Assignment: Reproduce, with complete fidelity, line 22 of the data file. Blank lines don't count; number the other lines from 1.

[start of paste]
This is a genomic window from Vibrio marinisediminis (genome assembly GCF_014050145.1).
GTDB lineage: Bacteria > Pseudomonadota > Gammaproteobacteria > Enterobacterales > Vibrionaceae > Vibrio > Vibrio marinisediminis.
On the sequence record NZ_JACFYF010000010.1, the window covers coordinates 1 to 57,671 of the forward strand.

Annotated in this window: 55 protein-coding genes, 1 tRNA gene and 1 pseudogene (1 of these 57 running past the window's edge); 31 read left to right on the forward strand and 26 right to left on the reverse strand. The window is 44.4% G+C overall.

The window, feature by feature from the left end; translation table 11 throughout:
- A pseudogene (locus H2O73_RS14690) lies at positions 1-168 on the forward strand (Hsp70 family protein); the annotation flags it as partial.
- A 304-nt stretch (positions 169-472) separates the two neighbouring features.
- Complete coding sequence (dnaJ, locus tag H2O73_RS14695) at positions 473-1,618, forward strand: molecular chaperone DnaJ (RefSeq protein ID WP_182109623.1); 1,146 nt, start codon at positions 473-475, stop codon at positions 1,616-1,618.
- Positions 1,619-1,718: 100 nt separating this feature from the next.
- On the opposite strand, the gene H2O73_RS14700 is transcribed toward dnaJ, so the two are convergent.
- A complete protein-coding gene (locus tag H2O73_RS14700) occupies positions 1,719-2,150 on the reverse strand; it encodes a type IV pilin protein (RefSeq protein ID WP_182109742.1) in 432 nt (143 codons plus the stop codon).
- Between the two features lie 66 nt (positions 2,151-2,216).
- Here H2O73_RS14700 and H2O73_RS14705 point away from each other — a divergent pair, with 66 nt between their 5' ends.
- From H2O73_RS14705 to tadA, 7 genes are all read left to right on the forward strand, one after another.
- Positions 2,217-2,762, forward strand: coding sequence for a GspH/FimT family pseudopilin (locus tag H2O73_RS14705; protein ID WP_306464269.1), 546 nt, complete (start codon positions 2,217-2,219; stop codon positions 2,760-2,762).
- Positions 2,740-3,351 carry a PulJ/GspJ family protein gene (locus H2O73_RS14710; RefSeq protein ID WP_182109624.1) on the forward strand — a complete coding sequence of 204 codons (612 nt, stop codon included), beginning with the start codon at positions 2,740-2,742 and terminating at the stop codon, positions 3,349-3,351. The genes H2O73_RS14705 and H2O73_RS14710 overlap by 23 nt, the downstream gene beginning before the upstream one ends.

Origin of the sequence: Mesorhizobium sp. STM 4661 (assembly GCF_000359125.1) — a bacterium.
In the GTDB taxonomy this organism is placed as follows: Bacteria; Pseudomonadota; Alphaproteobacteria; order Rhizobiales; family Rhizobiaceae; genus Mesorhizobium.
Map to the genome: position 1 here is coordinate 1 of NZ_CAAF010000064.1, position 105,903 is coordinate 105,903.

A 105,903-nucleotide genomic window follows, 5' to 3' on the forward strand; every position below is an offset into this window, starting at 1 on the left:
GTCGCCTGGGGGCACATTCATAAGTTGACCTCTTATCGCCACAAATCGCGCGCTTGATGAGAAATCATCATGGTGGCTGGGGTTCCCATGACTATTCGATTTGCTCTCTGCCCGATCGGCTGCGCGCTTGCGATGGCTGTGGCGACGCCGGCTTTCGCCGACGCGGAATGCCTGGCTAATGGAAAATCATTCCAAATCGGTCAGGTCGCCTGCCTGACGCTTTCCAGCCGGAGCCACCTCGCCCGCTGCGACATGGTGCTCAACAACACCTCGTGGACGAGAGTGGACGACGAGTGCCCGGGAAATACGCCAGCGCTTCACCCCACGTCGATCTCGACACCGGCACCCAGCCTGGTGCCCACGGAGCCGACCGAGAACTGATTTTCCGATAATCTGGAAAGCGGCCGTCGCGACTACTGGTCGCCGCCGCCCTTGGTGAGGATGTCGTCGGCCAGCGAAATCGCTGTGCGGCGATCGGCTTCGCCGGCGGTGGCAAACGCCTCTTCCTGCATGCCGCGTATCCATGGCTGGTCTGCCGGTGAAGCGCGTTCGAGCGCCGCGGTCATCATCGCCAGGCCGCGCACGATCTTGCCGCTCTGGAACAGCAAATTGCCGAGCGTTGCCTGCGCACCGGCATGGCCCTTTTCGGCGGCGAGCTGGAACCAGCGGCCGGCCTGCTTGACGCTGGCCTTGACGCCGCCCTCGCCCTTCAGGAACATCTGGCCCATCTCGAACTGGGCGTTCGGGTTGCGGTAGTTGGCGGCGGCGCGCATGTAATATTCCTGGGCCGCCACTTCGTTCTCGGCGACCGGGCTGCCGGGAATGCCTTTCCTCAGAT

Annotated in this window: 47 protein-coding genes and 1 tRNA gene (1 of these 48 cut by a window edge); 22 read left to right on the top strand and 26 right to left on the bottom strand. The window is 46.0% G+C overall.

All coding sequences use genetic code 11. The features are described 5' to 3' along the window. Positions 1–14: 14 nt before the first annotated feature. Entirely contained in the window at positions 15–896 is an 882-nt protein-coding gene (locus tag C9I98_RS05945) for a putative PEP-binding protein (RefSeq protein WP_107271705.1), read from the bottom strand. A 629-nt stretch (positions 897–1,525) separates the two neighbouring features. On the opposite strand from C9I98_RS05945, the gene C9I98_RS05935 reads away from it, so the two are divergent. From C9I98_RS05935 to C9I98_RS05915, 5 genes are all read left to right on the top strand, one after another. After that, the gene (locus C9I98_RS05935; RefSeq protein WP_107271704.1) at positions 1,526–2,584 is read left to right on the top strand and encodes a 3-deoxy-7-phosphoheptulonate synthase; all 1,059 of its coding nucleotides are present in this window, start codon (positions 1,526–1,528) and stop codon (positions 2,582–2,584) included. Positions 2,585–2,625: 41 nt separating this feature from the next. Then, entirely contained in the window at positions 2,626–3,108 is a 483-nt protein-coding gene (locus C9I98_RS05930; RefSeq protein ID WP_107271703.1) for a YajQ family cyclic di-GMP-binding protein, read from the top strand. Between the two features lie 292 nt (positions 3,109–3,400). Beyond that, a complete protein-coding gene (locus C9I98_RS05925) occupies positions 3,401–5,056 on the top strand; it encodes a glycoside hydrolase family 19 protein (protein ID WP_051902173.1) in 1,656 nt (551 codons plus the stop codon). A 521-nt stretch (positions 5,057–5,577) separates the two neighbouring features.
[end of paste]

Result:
Annotated in this window: 47 protein-coding genes and 1 tRNA gene (1 of these 48 cut by a window edge); 22 read left to right on the top strand and 26 right to left on the bottom strand. The window is 46.0% G+C overall.